Sometimes there are advantages to being an underdog — except when the team you’re playing is also an underdog.

Yale and Cornell were pegged by the preseason Ivy League media poll to finish a respective sixth and seventh in the Ancient Eight football standings. So when Yale opens Ivy League play against Cornell this weekend in Ithaca, N.Y., the competition is sure to be dog eat dog.

“You got to win on the road in the Ivy League,” Yale head coach Jack Siedlecki said. “The good teams do it, and you got to do it to be in the running.”

Besides being pegged as cellar dwellers, the Elis and Big Red share quite a few other similarities. Both of the starting quarterbacks, Alvin Cowan ’04 for Yale and Mick Razzano for Cornell, are relatively inexperienced and will be getting their first snaps as starters in Ivy League competition.

Both teams feature veteran defensive lines with plenty of game experience. Cornell is returning all three starting defensive linemen, while Yale is returning four of five starting defensive linemen from last year: captain Jason Lange ’03, Stuart Satullo ’03, Luke Mraz ’03 and Mark Patterson ’03.

Despite these similarities, it would be hard to confuse the two teams. Cornell dropped their season opener against Bucknell by a score of 14-3. Yale comes into this Saturday’s game fresh off a 49-14 rout of the University of San Diego.

Cowan led the way for the Bulldogs last Saturday with an impressive performance. The quarterback completed 18 of 22 passes for 283 yards and added 114 rushing yards. Cowan was responsible for six of Yale’s seven touchdowns — three rushing and three passing — setting a new Yale record for touchdowns responsible for in a game.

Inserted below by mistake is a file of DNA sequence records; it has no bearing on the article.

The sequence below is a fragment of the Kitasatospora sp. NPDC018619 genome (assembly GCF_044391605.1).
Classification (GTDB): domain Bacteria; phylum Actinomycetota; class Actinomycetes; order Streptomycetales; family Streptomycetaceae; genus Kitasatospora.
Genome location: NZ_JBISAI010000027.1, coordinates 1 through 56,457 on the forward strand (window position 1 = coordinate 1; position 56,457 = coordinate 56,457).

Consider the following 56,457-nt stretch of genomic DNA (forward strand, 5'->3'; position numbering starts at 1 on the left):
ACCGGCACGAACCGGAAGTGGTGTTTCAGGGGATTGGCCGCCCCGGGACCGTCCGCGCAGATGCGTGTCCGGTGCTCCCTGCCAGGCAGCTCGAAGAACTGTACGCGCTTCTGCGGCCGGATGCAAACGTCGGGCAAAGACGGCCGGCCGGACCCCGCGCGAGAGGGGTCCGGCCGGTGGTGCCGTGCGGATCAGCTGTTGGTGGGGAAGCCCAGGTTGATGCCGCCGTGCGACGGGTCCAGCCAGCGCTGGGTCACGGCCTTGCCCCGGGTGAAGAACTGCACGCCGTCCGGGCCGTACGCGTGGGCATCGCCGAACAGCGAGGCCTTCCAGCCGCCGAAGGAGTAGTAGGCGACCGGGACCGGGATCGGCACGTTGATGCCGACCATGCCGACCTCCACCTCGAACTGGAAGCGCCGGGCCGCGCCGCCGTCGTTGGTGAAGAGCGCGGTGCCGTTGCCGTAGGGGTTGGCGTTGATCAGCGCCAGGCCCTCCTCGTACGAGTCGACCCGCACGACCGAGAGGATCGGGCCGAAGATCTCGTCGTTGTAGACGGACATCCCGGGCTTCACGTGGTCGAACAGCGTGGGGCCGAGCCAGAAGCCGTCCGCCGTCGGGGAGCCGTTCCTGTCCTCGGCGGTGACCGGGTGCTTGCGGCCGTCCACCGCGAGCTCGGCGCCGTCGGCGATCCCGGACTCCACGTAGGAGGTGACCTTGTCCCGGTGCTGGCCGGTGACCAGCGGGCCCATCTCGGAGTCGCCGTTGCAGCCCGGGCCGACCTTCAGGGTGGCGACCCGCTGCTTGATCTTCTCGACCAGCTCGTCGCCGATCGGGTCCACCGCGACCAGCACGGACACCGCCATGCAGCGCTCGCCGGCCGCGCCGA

For his electrifying performance, Cowan was awarded both the Walter Camp Player of the Game and the Ivy League Offensive Player of the Week.

“It was definitely nice for me to get a game under my belt and have some success,” Cowan said. “Saturday’s game was nice in that it gave us some confidence. We don’t expect to have that kind of game in the Ivy League.”

In Cornell, Cowan and Yale will face a better team. Besides having a veteran defensive line, the Big Red can also boast returning linebackers, including Jarad Medea and Nat Spitler, both of whom earned All-Ivy honorable mention last year.

On offense, senior wide receiver Keith Ferguson will lead a deep group of targets for Razzano, who threw for 125 yards last weekend against Bucknell. On the ground, sophomore tailback Marcus Blanks rushed for a career-high 98 yards against the Bisons.

The scorecard for Cornell’s game against Bucknell is a little deceiving. Although Cornell lost the game, the Big Red offense still manage to put up 254 yards against the 10th-ranked defense in Division I-AA.

“Our players have to realize this week’s opponent will be a better team [than San Diego],” Siedlecki said. “Cornell is a big, physically strong football team on both sides of the ball.”

One possible chink in the Bulldogs’ armor is their inexperienced and unproven secondary. Although this unit played well against San Diego, the Big Red’s go-to wide receiver, Ferguson, will provide a much tougher test.

“Keith Ferguson is one of our most experienced players,” said John Strollo, Cornell’s offensive coordinator. “He’s a guy who’s capable of making explosive plays. We’d like to get him the ball.”

The Bulldogs can draw comfort from last year’s 43-13 win over Cornell. During that game, the Elis’ defense held Cornell to a pair of field goals and only one touchdown. Even more importantly, the Yale secondary held Cornell’s star quarterback Ricky Rahne to 14 of 35 pass attempts for just 135 yards.

A critical component of Yale’s success against Cornell last season was the Eli defense’s containment of Cornell’s running game. This time, Cornell will once again turn to its run game, hoping to put on a better performance. If the Elis want to return victorious this weekend, they will need a repeat of last year’s defensive effort.

“We’ve seen the Bucknell-Cornell game,” defensive tackle Bryant Dieffenbacher ’04 said. “I think the strength of our defense is our run defense, so we should be able to stop them. Even if they do rack up a some yards, we want to do what Bucknell did and stop them.”

Coincidentally, Saturday’s home opener is also Cornell’s homecoming. But the Elis still remain confident.

“Their homecoming is like any other game for us,” Lange said. “We’re just going to treat it like any other game and take care of business.”

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